Streams of granular particles bouncing off a target in a simple tabletop experiment produce liquid-like behavior also witnessed in a massive research apparatus that simulates the birth of the universe. A team led by the University of Chicago's Sidney Nagel and Heinrich Jaeger report this surprising finding in the Oct. 27-Nov. 2 issue of Physical Review Letters. (2007-11-06)

New findings from NYU Abu Dhabi and JPL about how 'giant' planets impact neighbors' habitability
In a new study published today in The Astrophysical Journal, researchers from New York University Abu Dhabi and NASA's Jet Propulsion Laboratory (JPL) in Pasadena, California, share new findings about how the presence of 'giant' planets (between 10 and 1000 times as large as the Earth) affects potentially habitable neighbors that would be discovered with the next generation of ground-based and space-borne telescopes. (2018-04-04)

Biofuels not as 'green' as many think
Statements about biofuels being carbon neutral should be taken with a grain of salt. This is according to researchers at the University of Michigan Energy Institute after completing a retrospective, national-scale evaluation of the environmental effect of substituting petroleum fuels with biofuels in the US. America's biofuel use to date has in fact led to a net increase in carbon dioxide emissions, says lead author John DeCicco in Springer's journal Climatic Change. (2016-08-25)

Scientists detect radio echoes of a black hole feeding on a star
An MIT scientist has detected radio echoes of a black hole feeding on a star, suggesting black hole emits a jet of energy proportional to the stellar material it gobbles up. (2018-03-19)

Nanoalloys 10 times as effective as pure platinum in fuel cells
A new type of nanocatalyst can result in the long-awaited commercial breakthrough for fuel cell cars. Research results from Chalmers University of Technology and Technical University of Denmark show that it is possible to significantly reduce the need for platinum, a precious and rare metal, by creating a nanoalloy using a new production technique. The technology is also well suited for mass production. (2017-05-24)

A model for autoignition in turbulent jets
Jets are rapid streams of liquids or gases that forcefully shoot into a surrounding medium. When ignitable substances are involved, combustion--rapid chemical reactions that result in heat and light--can occur. Autoignition ensues when this spontaneous combustion results in a visible flame. In a newly-published paper, authors provide a mathematical model for autoignition in free round turbulent jets. (2018-03-09)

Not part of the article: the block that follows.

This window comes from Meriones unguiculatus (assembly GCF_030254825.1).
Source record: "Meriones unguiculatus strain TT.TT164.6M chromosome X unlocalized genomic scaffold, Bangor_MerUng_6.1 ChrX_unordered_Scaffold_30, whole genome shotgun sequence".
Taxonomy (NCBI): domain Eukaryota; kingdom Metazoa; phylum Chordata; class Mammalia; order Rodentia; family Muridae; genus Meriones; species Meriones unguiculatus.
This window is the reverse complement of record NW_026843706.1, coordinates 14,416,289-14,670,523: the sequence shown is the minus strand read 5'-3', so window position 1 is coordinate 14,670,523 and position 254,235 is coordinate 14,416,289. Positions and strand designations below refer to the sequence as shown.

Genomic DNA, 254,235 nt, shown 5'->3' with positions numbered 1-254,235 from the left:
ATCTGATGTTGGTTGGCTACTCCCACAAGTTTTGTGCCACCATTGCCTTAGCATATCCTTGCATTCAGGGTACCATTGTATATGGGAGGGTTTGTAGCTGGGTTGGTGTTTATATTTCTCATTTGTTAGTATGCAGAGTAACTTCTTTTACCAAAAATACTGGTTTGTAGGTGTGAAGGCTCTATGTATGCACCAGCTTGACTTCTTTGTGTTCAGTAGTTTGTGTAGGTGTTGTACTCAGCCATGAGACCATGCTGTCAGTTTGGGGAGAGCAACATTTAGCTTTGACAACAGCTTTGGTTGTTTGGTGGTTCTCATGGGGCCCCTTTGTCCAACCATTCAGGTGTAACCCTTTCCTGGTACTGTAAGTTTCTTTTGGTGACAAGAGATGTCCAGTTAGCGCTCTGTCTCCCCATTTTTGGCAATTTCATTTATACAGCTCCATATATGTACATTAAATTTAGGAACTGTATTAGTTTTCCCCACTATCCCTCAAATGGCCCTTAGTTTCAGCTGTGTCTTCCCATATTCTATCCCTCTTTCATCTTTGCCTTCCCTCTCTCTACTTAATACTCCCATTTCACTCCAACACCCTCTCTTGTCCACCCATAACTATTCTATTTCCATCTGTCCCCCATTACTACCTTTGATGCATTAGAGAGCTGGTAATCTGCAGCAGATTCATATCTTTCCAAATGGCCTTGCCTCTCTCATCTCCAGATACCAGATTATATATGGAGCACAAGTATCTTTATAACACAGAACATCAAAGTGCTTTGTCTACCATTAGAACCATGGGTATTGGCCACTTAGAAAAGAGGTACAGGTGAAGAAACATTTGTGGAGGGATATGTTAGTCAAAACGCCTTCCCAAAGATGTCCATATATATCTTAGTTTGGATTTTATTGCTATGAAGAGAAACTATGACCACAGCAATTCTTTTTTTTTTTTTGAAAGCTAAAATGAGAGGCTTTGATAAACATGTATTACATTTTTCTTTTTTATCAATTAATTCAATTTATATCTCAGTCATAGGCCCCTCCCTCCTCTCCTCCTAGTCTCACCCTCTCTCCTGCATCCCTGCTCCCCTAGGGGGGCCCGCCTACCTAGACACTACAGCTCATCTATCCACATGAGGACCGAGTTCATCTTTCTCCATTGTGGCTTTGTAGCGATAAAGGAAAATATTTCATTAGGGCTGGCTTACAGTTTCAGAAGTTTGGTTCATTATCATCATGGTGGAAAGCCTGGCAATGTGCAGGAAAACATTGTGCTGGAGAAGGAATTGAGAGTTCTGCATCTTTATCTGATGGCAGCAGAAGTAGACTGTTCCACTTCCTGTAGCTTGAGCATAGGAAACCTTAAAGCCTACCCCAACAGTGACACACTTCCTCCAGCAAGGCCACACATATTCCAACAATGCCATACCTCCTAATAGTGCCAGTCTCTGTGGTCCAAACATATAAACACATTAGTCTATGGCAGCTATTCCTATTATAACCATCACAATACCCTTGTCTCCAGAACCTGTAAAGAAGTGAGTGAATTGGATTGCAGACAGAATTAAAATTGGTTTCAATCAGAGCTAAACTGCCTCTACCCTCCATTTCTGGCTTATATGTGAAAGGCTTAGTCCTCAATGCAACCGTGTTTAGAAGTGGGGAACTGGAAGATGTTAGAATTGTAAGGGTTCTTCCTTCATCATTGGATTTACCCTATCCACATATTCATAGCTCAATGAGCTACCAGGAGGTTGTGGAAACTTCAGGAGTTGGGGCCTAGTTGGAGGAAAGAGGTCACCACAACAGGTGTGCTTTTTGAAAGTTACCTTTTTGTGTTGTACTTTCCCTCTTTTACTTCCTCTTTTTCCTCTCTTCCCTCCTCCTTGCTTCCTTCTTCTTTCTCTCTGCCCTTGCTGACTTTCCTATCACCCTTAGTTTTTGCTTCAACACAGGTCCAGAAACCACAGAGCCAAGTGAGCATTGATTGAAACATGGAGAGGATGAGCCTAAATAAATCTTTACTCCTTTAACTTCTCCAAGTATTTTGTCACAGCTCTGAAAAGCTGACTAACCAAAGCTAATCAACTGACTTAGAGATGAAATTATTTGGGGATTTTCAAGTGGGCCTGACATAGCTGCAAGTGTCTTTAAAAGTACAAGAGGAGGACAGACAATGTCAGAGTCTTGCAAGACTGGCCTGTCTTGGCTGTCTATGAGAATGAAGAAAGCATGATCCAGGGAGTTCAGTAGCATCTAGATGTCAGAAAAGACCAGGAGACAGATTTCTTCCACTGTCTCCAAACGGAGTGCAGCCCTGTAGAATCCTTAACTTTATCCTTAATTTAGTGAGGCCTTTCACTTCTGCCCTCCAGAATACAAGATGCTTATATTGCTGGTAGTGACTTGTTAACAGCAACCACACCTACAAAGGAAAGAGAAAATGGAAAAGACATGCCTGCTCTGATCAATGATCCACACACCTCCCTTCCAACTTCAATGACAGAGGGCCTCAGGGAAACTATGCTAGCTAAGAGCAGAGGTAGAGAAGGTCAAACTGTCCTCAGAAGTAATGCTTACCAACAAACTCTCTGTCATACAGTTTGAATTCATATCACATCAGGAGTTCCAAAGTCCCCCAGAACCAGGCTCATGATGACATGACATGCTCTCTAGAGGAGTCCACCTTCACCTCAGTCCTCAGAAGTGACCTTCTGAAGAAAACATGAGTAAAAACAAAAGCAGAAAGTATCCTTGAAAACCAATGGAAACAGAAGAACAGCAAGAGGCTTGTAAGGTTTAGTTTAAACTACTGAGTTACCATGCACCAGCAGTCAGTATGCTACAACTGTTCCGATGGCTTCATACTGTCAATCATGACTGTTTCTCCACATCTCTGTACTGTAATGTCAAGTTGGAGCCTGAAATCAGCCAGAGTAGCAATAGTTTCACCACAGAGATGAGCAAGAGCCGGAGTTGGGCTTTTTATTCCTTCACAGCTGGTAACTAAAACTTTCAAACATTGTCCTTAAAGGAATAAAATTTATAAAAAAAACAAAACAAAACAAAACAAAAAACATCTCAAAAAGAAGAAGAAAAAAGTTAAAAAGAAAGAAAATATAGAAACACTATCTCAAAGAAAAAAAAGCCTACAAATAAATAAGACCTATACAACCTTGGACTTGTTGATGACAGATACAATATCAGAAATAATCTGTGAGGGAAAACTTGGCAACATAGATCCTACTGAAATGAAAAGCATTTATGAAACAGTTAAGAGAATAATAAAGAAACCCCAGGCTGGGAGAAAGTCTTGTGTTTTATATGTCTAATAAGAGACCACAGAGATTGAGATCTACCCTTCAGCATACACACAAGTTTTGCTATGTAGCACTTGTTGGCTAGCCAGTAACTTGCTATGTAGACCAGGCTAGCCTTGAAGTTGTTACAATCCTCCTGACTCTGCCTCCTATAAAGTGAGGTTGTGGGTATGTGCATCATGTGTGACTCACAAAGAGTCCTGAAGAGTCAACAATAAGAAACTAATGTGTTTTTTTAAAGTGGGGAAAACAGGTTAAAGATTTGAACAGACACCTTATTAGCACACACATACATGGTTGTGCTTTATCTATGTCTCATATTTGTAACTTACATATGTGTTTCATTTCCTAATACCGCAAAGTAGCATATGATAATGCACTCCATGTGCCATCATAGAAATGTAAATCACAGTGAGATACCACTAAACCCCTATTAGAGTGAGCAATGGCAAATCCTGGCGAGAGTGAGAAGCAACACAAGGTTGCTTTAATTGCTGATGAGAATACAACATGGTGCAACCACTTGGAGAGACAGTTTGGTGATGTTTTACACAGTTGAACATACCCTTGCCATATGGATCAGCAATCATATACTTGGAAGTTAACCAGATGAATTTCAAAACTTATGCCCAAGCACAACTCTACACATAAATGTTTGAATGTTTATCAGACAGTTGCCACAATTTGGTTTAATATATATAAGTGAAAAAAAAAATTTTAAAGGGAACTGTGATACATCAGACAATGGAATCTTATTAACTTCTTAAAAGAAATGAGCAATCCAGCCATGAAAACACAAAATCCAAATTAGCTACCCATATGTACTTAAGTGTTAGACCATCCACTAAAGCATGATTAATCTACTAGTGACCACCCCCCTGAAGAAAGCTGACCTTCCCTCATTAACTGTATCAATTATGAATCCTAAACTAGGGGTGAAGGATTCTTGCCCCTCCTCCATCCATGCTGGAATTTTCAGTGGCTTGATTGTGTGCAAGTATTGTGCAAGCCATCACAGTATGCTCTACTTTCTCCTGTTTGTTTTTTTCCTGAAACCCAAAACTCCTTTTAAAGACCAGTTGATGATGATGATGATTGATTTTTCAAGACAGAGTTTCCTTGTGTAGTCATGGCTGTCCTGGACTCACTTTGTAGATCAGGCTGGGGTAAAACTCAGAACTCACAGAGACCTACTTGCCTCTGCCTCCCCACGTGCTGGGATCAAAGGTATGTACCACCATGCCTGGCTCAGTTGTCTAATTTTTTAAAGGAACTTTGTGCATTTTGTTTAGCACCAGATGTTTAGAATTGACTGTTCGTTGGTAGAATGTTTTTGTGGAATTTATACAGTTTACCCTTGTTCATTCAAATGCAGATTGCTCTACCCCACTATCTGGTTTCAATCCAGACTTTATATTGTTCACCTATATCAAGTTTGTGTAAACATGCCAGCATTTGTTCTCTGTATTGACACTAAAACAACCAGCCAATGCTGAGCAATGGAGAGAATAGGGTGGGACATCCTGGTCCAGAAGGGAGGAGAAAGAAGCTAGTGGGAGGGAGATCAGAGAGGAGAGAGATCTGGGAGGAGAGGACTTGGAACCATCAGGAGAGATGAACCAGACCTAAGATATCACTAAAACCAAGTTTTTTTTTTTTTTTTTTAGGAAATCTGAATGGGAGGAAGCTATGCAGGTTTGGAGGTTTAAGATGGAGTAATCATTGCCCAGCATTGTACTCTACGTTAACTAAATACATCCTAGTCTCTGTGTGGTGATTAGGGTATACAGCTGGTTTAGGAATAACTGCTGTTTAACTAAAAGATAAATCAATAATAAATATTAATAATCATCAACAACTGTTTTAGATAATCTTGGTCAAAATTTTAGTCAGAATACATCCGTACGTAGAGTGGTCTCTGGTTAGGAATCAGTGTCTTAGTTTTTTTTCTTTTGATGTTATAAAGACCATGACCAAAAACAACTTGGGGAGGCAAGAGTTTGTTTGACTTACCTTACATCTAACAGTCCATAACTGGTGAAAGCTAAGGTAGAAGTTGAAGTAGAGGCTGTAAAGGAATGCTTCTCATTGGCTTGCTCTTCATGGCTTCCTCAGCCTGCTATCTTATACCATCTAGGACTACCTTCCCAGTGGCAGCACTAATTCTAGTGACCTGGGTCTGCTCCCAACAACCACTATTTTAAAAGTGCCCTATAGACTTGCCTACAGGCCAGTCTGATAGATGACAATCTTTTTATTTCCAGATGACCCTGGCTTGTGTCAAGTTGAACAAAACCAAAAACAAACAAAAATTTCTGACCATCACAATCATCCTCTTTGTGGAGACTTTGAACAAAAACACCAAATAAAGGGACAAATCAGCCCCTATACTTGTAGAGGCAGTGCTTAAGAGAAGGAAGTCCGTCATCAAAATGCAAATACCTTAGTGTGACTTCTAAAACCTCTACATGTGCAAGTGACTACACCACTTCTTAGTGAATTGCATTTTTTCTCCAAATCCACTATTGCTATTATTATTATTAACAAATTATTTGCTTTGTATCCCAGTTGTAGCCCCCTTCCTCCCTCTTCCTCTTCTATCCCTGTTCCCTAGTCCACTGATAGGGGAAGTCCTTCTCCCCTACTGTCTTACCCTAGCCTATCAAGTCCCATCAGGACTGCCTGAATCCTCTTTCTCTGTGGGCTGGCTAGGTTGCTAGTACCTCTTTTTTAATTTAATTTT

The tropics may be expanding
Atmospheric temperature measurements by U.S. weather satellites indicate Earth's hot, tropical zone has expanded farther from the equator since 1979, says a study by scientists from the University of Utah and University of Washington. But they do not know yet if the tropical expansion was triggered by natural climate variation or by human-caused phenomena such as depletion of the atmosphere's ozone layer or global warming due to the greenhouse effect. (2006-05-25)

Bristol scientists turn beer into fuel
Chemists at the University of Bristol have made the first steps towards making sustainable petrol using beer as a key ingredient. (2017-12-06)

High-performance multimetallic AuPd@Pd@Pt core-interlayer-shell icosahedral electrocatalysts for ORR
Pt-based core-shell electrocatalysts have received abundant research interests over the past decade. Recently, a research team led by Professor Deren Yang from Zhejiang University has successfully synthesized the AuPd@Pd@Pt core-interlayer-shell nanoicosahedra catalysts for oxygen reduction. Such catalysts exhibited not only an excellent ORR activity but also a good durability compared with commercial Pt/C, arising from the incorporation of Pd ultrathin interlayer. (2018-05-04)